IDRF expresses solidarity with the Indigenous community in response to the discovery of the mass gravesite in Kamloops, B.C.
The recent discovery of a mass grave of 215 children buried on the grounds of the Kamloops Indian Residential School in British Columbia has shocked and saddened Canadians from coast to coast, including the Board, staff and volunteers of IDRF.
Our thoughts are with the Tk’emlúps te Secwépemc First Nation, their families, residential school survivors and all who mourn the lost children.
From 1890 until the late 1970s, many Indigenous children were taken from their families and communities to boarding schools like the one in Kamloops to forcibly assimilate them. At the homes, they were forbidden from speaking their native languages or performing cultural practices. Physical, emotional, and sexual abuse was rampant, as was forced labour.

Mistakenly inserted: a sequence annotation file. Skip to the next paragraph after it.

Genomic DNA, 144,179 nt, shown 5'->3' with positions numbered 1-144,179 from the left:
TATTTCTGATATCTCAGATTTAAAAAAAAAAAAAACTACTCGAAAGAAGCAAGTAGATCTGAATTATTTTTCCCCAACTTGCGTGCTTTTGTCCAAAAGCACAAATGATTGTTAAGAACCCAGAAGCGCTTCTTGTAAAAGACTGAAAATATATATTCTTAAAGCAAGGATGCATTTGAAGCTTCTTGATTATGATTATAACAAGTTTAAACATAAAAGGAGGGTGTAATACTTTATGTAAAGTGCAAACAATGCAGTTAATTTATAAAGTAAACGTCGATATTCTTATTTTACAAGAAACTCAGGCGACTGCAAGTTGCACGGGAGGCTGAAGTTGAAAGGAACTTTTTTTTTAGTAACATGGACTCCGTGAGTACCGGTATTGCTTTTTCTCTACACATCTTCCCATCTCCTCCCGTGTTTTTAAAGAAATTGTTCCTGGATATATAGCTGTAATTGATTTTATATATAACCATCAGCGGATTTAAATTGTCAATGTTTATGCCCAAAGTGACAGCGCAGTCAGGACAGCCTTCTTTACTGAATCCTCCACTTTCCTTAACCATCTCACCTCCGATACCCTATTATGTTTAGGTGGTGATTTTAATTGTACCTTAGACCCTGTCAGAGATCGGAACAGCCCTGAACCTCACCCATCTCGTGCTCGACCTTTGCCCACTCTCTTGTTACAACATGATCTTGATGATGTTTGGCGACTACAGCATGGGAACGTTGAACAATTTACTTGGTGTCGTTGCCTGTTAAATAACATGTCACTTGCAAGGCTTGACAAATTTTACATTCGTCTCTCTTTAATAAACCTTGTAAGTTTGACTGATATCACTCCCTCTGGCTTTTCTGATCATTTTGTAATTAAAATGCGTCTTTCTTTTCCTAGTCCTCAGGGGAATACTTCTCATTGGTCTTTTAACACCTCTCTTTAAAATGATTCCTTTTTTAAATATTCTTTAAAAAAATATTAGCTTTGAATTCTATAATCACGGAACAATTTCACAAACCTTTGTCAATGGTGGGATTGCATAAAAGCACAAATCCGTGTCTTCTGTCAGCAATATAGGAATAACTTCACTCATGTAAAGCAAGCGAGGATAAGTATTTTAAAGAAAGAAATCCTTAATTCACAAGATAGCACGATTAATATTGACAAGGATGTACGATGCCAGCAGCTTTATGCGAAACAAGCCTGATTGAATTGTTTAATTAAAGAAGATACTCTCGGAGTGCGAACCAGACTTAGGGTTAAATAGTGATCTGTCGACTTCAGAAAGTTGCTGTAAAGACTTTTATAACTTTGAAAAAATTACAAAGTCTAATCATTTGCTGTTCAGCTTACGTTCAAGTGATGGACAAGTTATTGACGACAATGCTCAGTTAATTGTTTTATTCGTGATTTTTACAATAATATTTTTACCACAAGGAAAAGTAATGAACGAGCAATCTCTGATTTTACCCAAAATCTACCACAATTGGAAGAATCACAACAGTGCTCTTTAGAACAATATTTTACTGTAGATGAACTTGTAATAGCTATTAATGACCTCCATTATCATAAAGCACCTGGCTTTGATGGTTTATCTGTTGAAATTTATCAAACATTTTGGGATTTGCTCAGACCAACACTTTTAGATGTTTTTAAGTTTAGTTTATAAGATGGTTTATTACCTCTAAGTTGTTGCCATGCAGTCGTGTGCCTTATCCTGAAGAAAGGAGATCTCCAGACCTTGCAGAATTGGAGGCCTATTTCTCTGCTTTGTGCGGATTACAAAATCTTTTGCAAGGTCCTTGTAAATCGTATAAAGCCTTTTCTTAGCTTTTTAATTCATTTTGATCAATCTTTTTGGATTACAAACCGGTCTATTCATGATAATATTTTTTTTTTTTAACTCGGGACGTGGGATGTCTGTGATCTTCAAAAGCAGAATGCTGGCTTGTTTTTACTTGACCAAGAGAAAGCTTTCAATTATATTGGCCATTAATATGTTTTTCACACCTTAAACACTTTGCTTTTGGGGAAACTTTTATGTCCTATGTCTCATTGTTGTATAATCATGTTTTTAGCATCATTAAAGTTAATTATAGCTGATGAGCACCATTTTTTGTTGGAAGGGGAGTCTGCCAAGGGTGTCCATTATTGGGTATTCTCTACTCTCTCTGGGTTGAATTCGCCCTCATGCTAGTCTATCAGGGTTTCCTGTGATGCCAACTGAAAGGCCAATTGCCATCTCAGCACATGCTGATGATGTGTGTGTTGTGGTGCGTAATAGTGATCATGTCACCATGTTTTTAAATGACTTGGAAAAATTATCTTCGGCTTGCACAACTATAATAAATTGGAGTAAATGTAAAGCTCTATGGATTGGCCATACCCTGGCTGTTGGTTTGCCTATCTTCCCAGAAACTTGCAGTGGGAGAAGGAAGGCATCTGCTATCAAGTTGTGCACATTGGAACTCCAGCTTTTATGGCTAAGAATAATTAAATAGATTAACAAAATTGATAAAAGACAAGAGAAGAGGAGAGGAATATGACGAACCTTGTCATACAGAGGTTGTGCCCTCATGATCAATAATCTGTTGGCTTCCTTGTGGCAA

Many of the Indigenous children never returned home and their parents never received a proper explanation of what happened. At least 150,000 of them attended these boarding schools, and until the last school closed in 1996 it is estimated that at least 4,100 students died. Some of the remains from Kamloops belong to children as young as three years old.
IDRF recognizes the inequities still faced by the Indigenous population here in Canada and we know we have much work to do in this country. We can only imagine the immense grief and pain the community must be feeling right now but we are committed to working alongside and supporting our Indigenous communities.
May we remember and honour the lives of these children, forever.